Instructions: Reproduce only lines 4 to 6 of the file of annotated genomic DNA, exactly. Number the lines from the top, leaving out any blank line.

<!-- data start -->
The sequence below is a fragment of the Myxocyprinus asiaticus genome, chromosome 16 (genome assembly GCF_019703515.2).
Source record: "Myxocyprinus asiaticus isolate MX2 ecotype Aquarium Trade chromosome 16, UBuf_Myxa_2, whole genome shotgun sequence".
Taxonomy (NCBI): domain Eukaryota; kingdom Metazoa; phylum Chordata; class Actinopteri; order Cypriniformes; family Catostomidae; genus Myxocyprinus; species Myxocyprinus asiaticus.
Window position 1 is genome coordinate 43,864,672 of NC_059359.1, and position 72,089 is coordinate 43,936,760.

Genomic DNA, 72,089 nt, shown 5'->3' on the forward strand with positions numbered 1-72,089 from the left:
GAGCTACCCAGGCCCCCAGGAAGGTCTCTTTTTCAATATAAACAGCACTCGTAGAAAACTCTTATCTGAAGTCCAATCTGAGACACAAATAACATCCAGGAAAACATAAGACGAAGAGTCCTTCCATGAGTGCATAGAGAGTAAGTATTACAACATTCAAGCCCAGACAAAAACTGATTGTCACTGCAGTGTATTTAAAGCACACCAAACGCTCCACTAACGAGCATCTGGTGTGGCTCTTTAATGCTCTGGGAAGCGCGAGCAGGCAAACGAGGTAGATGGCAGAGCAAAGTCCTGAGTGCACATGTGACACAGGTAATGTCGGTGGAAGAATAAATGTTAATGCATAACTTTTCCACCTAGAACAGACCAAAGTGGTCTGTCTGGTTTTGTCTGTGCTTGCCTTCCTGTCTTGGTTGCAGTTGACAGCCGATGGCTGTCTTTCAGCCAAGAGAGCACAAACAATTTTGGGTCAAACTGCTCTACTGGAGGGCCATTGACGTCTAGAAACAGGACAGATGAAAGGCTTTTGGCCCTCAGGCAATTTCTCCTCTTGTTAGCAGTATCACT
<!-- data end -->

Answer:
Window position 1 is genome coordinate 43,864,672 of NC_059359.1, and position 72,089 is coordinate 43,936,760.

Genomic DNA, 72,089 nt, shown 5'->3' on the forward strand with positions numbered 1-72,089 from the left:
GAGCTACCCAGGCCCCCAGGAAGGTCTCTTTTTCAATATAAACAGCACTCGTAGAAAACTCTTATCTGAAGTCCAATCTGAGACACAAATAACATCCAGGAAAACATAAGACGAAGAGTCCTTCCATGAGTGCATAGAGAGTAAGTATTACAACATTCAAGCCCAGACAAAAACTGATTGTCACTGCAGTGTATTTAAAGCACACCAAACGCTCCACTAACGAGCATCTGGTGTGGCTCTTTAATGCTCTGGGAAGCGCGAGCAGGCAAACGAGGTAGATGGCAGAGCAAAGTCCTGAGTGCACATGTGACACAGGTAATGTCGGTGGAAGAATAAATGTTAATGCATAACTTTTCCACCTAGAACAGACCAAAGTGGTCTGTCTGGTTTTGTCTGTGCTTGCCTTCCTGTCTTGGTTGCAGTTGACAGCCGATGGCTGTCTTTCAGCCAAGAGAGCACAAACAATTTTGGGTCAAACTGCTCTACTGGAGGGCCATTGACGTCTAGAAACAGGACAGATGAAAGGCTTTTGGCCCTCAGGCAATTTCTCCTCTTGTTAGCAGTATCACT